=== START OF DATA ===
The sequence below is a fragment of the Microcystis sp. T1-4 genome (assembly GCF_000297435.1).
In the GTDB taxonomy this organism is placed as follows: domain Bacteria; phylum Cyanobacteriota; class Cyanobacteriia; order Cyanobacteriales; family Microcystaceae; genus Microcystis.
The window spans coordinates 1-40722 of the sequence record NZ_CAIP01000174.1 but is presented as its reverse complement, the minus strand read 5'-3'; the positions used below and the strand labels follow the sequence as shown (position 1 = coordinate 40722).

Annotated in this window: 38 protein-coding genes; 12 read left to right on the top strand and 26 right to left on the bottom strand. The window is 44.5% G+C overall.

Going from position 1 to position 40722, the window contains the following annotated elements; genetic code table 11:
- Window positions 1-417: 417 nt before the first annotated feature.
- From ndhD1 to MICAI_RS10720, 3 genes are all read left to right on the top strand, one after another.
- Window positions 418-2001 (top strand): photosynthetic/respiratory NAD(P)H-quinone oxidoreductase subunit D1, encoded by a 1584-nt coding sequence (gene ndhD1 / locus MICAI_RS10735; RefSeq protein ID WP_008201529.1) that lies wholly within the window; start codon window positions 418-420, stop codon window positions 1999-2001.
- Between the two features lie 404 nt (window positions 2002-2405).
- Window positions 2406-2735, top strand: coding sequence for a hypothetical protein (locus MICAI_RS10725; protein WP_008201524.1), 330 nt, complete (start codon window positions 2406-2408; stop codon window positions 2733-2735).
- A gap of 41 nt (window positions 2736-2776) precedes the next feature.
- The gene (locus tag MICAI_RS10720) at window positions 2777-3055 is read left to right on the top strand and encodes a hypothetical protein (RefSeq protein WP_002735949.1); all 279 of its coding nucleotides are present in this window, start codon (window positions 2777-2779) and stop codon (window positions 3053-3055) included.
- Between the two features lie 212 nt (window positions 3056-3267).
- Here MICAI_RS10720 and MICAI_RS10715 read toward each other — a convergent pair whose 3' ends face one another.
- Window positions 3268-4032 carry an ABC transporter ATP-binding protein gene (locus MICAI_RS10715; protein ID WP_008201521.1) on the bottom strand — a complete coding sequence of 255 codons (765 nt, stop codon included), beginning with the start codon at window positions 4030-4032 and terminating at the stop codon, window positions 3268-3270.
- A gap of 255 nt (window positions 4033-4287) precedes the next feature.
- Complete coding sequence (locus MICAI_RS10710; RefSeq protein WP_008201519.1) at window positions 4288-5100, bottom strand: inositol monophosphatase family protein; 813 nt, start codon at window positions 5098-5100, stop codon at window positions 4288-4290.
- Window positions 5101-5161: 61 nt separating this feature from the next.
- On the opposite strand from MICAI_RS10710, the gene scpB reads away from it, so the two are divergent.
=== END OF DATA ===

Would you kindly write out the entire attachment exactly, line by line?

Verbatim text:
The sequence below is a fragment of the Microcystis sp. T1-4 genome (assembly GCF_000297435.1).
In the GTDB taxonomy this organism is placed as follows: domain Bacteria; phylum Cyanobacteriota; class Cyanobacteriia; order Cyanobacteriales; family Microcystaceae; genus Microcystis.
The window spans coordinates 1-40722 of the sequence record NZ_CAIP01000174.1 but is presented as its reverse complement, the minus strand read 5'-3'; the positions used below and the strand labels follow the sequence as shown (position 1 = coordinate 40722).

Annotated in this window: 38 protein-coding genes; 12 read left to right on the top strand and 26 right to left on the bottom strand. The window is 44.5% G+C overall.

Going from position 1 to position 40722, the window contains the following annotated elements; genetic code table 11:
- Window positions 1-417: 417 nt before the first annotated feature.
- From ndhD1 to MICAI_RS10720, 3 genes are all read left to right on the top strand, one after another.
- Window positions 418-2001 (top strand): photosynthetic/respiratory NAD(P)H-quinone oxidoreductase subunit D1, encoded by a 1584-nt coding sequence (gene ndhD1 / locus MICAI_RS10735; RefSeq protein ID WP_008201529.1) that lies wholly within the window; start codon window positions 418-420, stop codon window positions 1999-2001.
- Between the two features lie 404 nt (window positions 2002-2405).
- Window positions 2406-2735, top strand: coding sequence for a hypothetical protein (locus MICAI_RS10725; protein WP_008201524.1), 330 nt, complete (start codon window positions 2406-2408; stop codon window positions 2733-2735).
- A gap of 41 nt (window positions 2736-2776) precedes the next feature.
- The gene (locus tag MICAI_RS10720) at window positions 2777-3055 is read left to right on the top strand and encodes a hypothetical protein (RefSeq protein WP_002735949.1); all 279 of its coding nucleotides are present in this window, start codon (window positions 2777-2779) and stop codon (window positions 3053-3055) included.
- Between the two features lie 212 nt (window positions 3056-3267).
- Here MICAI_RS10720 and MICAI_RS10715 read toward each other — a convergent pair whose 3' ends face one another.
- Window positions 3268-4032 carry an ABC transporter ATP-binding protein gene (locus MICAI_RS10715; protein ID WP_008201521.1) on the bottom strand — a complete coding sequence of 255 codons (765 nt, stop codon included), beginning with the start codon at window positions 4030-4032 and terminating at the stop codon, window positions 3268-3270.
- A gap of 255 nt (window positions 4033-4287) precedes the next feature.
- Complete coding sequence (locus MICAI_RS10710; RefSeq protein WP_008201519.1) at window positions 4288-5100, bottom strand: inositol monophosphatase family protein; 813 nt, start codon at window positions 5098-5100, stop codon at window positions 4288-4290.
- Window positions 5101-5161: 61 nt separating this feature from the next.
- On the opposite strand from MICAI_RS10710, the gene scpB reads away from it, so the two are divergent.